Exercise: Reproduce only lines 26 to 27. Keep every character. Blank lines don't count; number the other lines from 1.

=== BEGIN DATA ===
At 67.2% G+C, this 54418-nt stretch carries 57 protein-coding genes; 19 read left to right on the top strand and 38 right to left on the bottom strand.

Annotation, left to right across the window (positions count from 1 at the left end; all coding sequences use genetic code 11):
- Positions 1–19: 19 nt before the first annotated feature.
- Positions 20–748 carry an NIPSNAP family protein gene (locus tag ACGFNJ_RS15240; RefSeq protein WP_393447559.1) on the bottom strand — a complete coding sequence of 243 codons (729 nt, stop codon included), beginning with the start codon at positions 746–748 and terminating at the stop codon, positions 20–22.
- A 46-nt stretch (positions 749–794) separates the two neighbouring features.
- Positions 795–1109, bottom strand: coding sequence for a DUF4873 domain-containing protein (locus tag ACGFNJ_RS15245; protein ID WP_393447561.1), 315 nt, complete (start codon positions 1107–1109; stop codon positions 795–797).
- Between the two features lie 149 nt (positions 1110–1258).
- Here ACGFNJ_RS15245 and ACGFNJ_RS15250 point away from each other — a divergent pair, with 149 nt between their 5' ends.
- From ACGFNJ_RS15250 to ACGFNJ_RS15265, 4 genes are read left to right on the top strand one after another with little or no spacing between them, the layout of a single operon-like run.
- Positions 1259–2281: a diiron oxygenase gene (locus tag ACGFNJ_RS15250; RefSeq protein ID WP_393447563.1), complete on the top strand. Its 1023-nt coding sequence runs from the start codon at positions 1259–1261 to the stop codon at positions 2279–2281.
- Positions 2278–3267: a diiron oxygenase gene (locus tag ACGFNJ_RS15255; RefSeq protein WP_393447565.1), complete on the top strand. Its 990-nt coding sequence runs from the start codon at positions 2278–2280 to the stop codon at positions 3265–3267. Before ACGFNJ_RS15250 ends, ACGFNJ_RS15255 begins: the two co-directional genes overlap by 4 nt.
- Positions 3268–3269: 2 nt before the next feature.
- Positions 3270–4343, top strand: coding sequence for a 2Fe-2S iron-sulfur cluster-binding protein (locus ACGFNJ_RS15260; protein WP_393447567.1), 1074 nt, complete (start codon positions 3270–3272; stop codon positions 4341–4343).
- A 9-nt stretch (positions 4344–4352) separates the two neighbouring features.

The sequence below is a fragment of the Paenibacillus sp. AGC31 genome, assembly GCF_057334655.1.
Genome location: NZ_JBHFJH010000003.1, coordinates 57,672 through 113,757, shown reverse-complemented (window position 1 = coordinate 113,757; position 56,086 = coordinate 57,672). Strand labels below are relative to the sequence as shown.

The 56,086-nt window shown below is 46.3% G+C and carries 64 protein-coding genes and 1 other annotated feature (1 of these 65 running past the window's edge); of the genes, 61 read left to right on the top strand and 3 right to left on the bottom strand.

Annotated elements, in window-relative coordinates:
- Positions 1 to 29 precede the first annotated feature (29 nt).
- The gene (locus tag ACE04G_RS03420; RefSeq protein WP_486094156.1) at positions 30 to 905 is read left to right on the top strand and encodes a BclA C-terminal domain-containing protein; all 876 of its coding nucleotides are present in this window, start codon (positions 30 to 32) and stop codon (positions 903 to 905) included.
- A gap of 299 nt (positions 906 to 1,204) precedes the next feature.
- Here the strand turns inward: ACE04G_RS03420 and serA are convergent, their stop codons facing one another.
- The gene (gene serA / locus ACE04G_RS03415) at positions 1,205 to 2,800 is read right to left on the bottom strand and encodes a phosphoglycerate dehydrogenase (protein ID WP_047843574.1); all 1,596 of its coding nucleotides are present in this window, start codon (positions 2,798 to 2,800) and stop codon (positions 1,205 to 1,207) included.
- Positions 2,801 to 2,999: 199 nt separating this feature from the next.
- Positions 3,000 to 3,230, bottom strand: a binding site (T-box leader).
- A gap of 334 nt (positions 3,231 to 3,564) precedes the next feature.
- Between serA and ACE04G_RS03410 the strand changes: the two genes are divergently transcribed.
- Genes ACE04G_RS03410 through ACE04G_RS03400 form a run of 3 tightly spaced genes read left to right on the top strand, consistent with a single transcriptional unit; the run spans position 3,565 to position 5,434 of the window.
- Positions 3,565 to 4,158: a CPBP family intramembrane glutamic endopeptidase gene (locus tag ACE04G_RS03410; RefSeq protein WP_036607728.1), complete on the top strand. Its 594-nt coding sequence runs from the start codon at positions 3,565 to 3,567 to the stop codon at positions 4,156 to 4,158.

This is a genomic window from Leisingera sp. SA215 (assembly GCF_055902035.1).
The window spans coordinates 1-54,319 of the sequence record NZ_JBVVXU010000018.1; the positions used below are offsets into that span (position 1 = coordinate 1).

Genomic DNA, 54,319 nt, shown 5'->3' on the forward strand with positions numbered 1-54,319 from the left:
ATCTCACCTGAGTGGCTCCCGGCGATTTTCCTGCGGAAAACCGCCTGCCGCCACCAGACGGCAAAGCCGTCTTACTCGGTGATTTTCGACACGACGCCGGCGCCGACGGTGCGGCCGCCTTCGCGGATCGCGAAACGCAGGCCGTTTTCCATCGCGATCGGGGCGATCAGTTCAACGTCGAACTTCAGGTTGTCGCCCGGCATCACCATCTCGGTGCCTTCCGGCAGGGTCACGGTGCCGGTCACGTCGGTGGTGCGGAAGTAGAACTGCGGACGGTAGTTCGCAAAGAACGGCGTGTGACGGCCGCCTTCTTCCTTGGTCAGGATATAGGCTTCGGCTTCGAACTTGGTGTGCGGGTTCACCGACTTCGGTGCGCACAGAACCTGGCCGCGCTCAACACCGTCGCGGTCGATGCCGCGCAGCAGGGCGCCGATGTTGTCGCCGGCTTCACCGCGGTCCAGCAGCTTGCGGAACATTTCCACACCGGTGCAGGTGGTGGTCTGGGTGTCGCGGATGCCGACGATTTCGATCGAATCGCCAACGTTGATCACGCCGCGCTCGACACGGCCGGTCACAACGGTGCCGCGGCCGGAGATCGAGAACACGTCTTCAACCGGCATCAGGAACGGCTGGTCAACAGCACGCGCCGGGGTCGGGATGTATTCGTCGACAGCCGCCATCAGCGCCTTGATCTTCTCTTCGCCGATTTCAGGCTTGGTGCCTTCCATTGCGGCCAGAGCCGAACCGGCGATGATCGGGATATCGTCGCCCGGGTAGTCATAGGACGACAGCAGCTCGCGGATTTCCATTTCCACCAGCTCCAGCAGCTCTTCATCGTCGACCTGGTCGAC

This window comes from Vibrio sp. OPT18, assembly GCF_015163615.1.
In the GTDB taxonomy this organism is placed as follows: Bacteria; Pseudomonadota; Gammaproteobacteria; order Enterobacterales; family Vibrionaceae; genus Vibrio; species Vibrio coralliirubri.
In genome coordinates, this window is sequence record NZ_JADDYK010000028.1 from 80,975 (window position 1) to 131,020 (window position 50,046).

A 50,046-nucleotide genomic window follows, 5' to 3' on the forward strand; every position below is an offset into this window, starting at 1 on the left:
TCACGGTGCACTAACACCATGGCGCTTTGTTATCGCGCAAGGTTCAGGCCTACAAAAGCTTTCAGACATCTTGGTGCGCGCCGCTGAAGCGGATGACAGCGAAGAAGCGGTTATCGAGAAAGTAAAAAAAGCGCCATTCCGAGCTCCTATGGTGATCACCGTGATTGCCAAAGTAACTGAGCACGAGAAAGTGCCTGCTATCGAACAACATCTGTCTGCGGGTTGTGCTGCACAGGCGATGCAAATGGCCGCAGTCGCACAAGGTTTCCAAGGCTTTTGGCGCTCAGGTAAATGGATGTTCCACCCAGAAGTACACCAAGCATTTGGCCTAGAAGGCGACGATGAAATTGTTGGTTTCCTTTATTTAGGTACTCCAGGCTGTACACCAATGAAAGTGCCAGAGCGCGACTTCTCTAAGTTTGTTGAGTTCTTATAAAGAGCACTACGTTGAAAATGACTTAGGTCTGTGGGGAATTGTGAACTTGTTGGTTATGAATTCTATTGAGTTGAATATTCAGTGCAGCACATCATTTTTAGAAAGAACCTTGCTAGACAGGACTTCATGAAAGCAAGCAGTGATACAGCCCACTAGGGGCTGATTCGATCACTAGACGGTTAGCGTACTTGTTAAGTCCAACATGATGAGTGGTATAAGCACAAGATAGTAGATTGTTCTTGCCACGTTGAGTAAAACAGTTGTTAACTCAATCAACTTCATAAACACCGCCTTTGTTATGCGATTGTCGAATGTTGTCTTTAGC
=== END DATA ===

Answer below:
- A gap of 334 nt (positions 3,231 to 3,564) precedes the next feature.
- Between serA and ACE04G_RS03410 the strand changes: the two genes are divergently transcribed.